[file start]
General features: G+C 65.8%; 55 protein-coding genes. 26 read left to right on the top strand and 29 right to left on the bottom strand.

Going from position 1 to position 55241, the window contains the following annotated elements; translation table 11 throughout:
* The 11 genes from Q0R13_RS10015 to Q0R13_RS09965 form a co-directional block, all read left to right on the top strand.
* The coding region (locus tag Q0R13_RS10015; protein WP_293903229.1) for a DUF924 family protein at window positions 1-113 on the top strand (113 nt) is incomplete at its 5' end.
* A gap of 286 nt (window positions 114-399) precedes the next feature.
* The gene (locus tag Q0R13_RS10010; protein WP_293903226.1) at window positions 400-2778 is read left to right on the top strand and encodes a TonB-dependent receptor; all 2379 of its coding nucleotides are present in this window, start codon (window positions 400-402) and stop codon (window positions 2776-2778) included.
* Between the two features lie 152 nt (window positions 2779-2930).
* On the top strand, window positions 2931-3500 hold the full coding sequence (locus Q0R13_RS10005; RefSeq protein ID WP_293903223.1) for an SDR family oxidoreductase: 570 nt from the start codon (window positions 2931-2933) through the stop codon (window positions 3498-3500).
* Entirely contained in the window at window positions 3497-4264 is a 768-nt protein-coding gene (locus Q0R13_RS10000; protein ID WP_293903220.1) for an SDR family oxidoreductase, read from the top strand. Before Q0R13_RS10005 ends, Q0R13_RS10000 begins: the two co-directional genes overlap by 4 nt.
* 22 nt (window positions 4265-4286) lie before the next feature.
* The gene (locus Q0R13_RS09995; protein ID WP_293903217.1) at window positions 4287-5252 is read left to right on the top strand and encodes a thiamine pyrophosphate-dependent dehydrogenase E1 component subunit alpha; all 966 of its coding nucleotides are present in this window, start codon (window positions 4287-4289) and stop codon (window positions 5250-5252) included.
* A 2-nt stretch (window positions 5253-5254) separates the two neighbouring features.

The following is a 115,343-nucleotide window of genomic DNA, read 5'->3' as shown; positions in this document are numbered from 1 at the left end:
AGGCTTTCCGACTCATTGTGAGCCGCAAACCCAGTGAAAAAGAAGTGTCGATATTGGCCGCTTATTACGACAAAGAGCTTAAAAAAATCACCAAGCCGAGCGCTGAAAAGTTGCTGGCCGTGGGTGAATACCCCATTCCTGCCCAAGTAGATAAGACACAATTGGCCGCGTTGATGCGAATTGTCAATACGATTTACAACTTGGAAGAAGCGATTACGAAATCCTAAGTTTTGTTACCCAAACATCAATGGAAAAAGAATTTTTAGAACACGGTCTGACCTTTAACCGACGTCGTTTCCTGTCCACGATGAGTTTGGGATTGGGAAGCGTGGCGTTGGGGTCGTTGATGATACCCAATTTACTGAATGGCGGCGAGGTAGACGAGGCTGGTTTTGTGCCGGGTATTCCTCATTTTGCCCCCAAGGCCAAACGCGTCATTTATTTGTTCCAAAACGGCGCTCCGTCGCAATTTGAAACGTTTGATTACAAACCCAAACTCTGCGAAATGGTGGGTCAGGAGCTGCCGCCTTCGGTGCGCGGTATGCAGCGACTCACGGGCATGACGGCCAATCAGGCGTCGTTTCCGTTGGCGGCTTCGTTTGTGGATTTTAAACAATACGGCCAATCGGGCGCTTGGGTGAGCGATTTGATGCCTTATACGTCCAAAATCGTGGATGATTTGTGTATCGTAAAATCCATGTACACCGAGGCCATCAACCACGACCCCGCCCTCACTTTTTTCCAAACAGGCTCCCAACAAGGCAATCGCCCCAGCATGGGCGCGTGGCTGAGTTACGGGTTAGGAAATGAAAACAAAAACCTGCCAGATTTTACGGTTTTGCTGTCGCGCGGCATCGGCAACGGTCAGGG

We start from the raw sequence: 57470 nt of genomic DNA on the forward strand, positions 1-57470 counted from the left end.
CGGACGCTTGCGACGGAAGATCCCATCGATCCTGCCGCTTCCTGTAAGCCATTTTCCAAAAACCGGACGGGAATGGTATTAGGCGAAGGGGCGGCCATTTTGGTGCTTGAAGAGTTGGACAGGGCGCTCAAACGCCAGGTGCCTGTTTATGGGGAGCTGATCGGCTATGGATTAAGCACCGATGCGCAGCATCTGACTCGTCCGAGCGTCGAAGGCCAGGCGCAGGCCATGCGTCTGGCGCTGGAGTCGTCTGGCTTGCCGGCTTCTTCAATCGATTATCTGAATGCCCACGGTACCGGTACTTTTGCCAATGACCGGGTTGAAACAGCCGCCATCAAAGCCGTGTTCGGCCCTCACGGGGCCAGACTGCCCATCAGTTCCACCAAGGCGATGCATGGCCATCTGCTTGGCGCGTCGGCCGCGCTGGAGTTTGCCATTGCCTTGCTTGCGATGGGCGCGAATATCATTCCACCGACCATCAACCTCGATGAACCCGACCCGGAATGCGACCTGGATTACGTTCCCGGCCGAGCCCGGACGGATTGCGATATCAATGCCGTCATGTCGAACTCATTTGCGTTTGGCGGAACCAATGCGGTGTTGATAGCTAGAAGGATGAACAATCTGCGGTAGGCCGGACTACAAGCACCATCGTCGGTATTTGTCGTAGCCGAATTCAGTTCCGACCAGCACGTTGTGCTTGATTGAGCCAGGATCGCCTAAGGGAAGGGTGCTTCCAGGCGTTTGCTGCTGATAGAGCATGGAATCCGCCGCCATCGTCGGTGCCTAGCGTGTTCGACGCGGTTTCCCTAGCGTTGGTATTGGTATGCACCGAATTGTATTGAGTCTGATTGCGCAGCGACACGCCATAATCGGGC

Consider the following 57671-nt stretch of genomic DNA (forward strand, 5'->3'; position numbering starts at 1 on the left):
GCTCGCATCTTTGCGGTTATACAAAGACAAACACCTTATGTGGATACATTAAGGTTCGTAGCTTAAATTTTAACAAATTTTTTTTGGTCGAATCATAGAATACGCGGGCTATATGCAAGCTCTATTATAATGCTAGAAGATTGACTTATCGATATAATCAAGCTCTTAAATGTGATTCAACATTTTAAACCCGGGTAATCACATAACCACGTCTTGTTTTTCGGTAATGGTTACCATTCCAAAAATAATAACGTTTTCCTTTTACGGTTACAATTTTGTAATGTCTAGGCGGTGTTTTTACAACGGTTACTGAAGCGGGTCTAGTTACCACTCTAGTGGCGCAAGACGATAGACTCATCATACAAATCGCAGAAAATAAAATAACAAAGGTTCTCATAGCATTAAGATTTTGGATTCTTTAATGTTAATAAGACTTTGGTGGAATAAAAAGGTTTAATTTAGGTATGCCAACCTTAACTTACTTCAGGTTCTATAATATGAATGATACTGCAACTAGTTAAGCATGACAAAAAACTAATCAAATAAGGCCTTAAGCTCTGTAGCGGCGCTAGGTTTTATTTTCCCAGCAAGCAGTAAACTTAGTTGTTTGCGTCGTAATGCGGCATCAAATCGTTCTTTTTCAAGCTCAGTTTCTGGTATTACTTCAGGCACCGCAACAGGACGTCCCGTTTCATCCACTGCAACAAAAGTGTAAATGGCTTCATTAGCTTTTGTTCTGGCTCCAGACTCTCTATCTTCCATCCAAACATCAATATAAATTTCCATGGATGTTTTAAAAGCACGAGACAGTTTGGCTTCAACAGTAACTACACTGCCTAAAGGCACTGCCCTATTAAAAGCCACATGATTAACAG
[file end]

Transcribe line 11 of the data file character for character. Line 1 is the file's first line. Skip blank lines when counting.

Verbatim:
* The gene (locus Q0R13_RS09995; protein ID WP_293903217.1) at window positions 4287-5252 is read left to right on the top strand and encodes a thiamine pyrophosphate-dependent dehydrogenase E1 component subunit alpha; all 966 of its coding nucleotides are present in this window, start codon (window positions 4287-4289) and stop codon (window positions 5250-5252) included.